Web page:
A colleague in Kalamazoo reached out to me about an opportunity at his company, not UberCo, but an UberCo spin-off. Kristy was pleased with the possibility of returning to Kalamazoo and, upon hearing of the possibility, friends at the South Haven Area Regional Airport (KLWA) immediately set about pulling strings to secure a hangar for me. I returned to Kalamazoo for an interview on a bitter cold February day, reunited with several friends and former colleagues, and stepped back into a building that I never thought I would ever see the inside of again. It was the same building where I received my termination papers from UberCo at the close of 2005.

Despite my visit being a friendly homecoming, nothing clicked that day and I felt that I did not interview well. I departed the site with a headache and returned home that night with a fever. Clearly, it was not meant to be. The position was won by a close friend of mine who also survived both the UberCo purge of 2005 and the LeanCo acquisition in 2013. I was pleased for him and confident that the company got a terrific scientist out of the deal, but deeply saddened to see him move away from Rochester. Years later, he continues to thrive in Kalamazoo.

The "new" Kalamazoo Airport terminal included this Chief on floats
in which Sue Parrish, founding matriarch of the Air Zoo, learned to fly.

A consultant friend with similar expertise to mine disclosed that he had been working with a Rochester firm located 10 minutes from my home. After his first visit, he recommended that they hire an in-house expert and suggested me. Could it really be that easy to find a new job? Of course not. His client had no interest in adding headcount.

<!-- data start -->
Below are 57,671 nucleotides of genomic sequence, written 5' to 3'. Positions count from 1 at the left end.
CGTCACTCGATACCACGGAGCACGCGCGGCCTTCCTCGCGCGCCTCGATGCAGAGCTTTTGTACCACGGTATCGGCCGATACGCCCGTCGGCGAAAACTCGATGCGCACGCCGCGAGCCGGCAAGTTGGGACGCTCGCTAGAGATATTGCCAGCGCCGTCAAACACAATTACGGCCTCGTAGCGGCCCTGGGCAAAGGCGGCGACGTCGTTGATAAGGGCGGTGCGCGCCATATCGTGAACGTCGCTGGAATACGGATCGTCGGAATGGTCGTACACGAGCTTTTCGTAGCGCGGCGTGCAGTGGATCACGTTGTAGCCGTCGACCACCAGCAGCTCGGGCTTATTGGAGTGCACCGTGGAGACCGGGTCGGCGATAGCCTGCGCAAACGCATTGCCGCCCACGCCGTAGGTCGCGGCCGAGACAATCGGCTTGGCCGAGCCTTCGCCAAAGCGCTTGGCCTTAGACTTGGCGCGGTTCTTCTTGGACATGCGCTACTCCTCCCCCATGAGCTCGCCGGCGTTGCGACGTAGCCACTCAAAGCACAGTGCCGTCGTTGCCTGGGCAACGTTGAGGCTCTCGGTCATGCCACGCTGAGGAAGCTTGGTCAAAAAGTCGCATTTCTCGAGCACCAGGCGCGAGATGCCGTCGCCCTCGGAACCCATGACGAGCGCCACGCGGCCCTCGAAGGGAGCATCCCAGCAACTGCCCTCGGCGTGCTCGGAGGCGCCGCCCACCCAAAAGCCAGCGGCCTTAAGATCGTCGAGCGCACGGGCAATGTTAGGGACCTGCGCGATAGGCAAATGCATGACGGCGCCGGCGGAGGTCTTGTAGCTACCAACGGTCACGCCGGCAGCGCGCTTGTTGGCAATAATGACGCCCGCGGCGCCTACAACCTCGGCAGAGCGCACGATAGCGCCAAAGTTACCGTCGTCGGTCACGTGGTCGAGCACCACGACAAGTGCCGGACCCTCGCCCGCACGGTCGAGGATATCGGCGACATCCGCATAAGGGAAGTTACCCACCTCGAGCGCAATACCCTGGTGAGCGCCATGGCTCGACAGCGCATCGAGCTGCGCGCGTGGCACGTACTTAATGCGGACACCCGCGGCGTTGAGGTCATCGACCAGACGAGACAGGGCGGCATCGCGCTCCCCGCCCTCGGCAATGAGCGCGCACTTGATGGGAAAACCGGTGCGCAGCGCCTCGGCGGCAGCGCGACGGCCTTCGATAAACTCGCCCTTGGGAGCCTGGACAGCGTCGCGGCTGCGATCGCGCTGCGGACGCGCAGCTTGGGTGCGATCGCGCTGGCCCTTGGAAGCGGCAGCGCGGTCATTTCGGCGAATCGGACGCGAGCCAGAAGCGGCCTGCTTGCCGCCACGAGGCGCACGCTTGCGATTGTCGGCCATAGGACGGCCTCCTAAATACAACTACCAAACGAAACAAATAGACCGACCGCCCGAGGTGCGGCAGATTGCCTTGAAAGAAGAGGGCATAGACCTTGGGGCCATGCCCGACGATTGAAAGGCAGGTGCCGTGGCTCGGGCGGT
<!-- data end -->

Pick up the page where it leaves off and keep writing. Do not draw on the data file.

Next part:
I was approached by two GoodCo executives who explained that they hoped to start their own company locally and wanted me to be a part of it. I was very flattered, but they had not worked out details of their plan and it was not clear to me whether that path was a good fit for me or not.

Chicago waterfront, photographed April 3, 2005

Another former Kalamazoo colleague connected me with his prosperous Chicago area firm for an interview. I received a generous offer of employment from them almost immediately thereafter. It was a decent opportunity, but the fit was not quite right and, once the offer was in hand -- when the prospect of moving to Chicago became real -- Kristy realized that she did not want to move there. Her reasons were solid. With regret, I declined the offer.